Centralised coordination of the Army mediation has proved critical to its success. Mediators are carefully matched with the demographics of the individuals involved, are unknown to either party and are independent of any reporting structure. All pre-, during- and post- mediation arrangements are discussed in detail with the department point of contact including: location, dress and follow up conversations and are designed to maximise success. A coordinated approach to Continued Professional Development has assured a higher level of consistency in delivery of mediations and a wider use of the mediator pool in other activities linked to resolving conflicts including presentations throughout the wider Army and involvement in the Army’s wider culture surveys (Climate Assessments). Learning is ongoing and is built into the pre and post mediator briefings, mandated development days and an annual conference where best practice is shared. Demand for mediator training in the Army is high, with around five applications being received for each available place on the annual course. Interactive meditation is CMP’s model of mediation and is based on the idea that people in conflict need to interact directly with one another to restore communication, rebuild relationships and resolve the issues that are in dispute. The practical, skills-based course is run by experienced mediation practitioners and has been adapted for the Army by fitting the six-day course into five long days to allow it to be completed in a single week. Each participant receives developmental and motivational coaching around their use of skills and use of the mediation process. The course is structured so that delegates get the chance to learn core skills and process early on, before moving into more detailed work on higher levels of conflict and then concluding with the most difficult material including power imbalances and high levels of resistance to the process. There are carefully set-up assessed role plays and interactive small group exercises throughout which allow the delegates the opportunity to put into practice all that they have learned. The trainer to delegate ratio is low- no more than eight delegates with one trainer to ensure maximum input and attention to each delegate. This allows intensive coaching and one to one work which is essential for building skills and competence.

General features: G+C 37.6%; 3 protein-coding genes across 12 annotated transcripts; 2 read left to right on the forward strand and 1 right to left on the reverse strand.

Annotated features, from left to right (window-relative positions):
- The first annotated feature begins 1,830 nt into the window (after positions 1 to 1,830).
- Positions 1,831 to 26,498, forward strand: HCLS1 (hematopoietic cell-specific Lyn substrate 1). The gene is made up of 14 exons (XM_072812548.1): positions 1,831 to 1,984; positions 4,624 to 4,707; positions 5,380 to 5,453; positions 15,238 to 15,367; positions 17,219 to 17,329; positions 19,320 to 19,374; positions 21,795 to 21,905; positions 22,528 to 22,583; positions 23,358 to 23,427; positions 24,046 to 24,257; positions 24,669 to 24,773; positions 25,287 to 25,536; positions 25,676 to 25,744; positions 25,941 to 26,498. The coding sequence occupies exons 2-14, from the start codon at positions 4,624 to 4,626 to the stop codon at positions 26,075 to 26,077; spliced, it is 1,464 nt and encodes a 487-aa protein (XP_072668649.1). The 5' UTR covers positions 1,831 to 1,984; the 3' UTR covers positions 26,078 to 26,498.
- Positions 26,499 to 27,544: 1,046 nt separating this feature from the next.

The large pool of mediators not only allows them to be carefully paired with the parties involved but also allows for new mediators to work with a more experienced mediator to ensure that they are supported through their first few mediations. A detailed knowledge of each individual mediator’s strengths and weaknesses allows the Army Mediation Service coordinator to select individuals who will complement each other and provide the best chance of success. The Army’s investment in mediation has had a clearly beneficial effect on the people involved in the process. The service has a success rate of almost 95 percent in terms of mediation leading to positive resolutions, as well as facilitating improved working environments and wellbeing. The average time taken, from initial contact, to mediation being completed is around four weeks and, if successful, this can prevent a formal grievance being made (a process that can take anything from six-to-18 months). Close cooperation between the Army Mediation Service and the Army’s Bullying Harassment and Discrimination helpline “Speak Out”, also allows any individual who calls with an issue where mediation may be appropriate to be identified. The Speak Out operators can provide an overview of the mediation process and can arrange for the Army Mediation Service to call an individual back at their convenience to provide more detail. Mediation can unlock frictions and encourage more time for appropriate conversations at the lowest level of escalation. The Army model for mediation has not only minimised the demands on management time and reduced the potential for conflict but has also helped the organisation for addressing the wider issue of workplace culture. Mediation and a wider knowledge of the associated soft skills (improved listening and greater empathy) have resulted in an increased individual and collective confidence in the early and timely resolution of workplace issues.

Biography


Lieutenant Colonel Jonathan (Trigger) Buxton is responsible for identifying all unacceptable behaviours in the British Army and improving reporting opportunities and creating resolutions.



Additional articles by Lieutenant Colonel Jonathan (Trigger) Buxton